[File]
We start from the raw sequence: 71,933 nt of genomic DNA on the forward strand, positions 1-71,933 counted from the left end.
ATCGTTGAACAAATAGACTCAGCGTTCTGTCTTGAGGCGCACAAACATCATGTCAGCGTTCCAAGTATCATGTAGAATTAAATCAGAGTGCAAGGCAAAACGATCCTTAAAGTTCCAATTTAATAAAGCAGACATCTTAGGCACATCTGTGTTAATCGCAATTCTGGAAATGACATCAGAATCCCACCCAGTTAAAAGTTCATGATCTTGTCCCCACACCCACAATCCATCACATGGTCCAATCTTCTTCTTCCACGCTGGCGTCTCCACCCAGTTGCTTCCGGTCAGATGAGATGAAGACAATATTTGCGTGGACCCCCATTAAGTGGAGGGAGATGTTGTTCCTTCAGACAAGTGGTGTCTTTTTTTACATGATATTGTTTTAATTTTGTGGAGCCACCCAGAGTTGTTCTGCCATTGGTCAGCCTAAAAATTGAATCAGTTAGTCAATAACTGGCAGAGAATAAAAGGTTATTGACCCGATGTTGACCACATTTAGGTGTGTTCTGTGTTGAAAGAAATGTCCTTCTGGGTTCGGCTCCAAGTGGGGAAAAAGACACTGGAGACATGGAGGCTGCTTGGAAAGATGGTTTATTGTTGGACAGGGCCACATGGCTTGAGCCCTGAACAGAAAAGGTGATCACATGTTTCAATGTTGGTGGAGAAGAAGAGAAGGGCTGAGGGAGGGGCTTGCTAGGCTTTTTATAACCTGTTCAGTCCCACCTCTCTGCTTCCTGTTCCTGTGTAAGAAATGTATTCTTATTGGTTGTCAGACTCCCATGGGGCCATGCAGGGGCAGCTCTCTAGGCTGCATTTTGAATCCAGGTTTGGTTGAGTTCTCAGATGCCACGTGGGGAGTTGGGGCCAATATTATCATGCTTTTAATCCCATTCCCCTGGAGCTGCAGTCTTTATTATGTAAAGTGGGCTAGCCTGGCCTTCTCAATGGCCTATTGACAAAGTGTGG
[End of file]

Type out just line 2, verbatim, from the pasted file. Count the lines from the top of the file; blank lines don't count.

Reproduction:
ATCGTTGAACAAATAGACTCAGCGTTCTGTCTTGAGGCGCACAAACATCATGTCAGCGTTCCAAGTATCATGTAGAATTAAATCAGAGTGCAAGGCAAAACGATCCTTAAAGTTCCAATTTAATAAAGCAGACATCTTAGGCACATCTGTGTTAATCGCAATTCTGGAAATGACATCAGAATCCCACCCAGTTAAAAGTTCATGATCTTGTCCCCACACCCACAATCCATCACATGGTCCAATCTTCTTCTTCCACGCTGGCGTCTCCACCCAGTTGCTTCCGGTCAGATGAGATGAAGACAATATTTGCGTGGACCCCCATTAAGTGGAGGGAGATGTTGTTCCTTCAGACAAGTGGTGTCTTTTTTTACATGATATTGTTTTAATTTTGTGGAGCCACCCAGAGTTGTTCTGCCATTGGTCAGCCTAAAAATTGAATCAGTTAGTCAATAACTGGCAGAGAATAAAAGGTTATTGACCCGATGTTGACCACATTTAGGTGTGTTCTGTGTTGAAAGAAATGTCCTTCTGGGTTCGGCTCCAAGTGGGGAAAAAGACACTGGAGACATGGAGGCTGCTTGGAAAGATGGTTTATTGTTGGACAGGGCCACATGGCTTGAGCCCTGAACAGAAAAGGTGATCACATGTTTCAATGTTGGTGGAGAAGAAGAGAAGGGCTGAGGGAGGGGCTTGCTAGGCTTTTTATAACCTGTTCAGTCCCACCTCTCTGCTTCCTGTTCCTGTGTAAGAAATGTATTCTTATTGGTTGTCAGACTCCCATGGGGCCATGCAGGGGCAGCTCTCTAGGCTGCATTTTGAATCCAGGTTTGGTTGAGTTCTCAGATGCCACGTGGGGAGTTGGGGCCAATATTATCATGCTTTTAATCCCATTCCCCTGGAGCTGCAGTCTTTATTATGTAAAGTGGGCTAGCCTGGCCTTCTCAATGGCCTATTGACAAAGTGTGG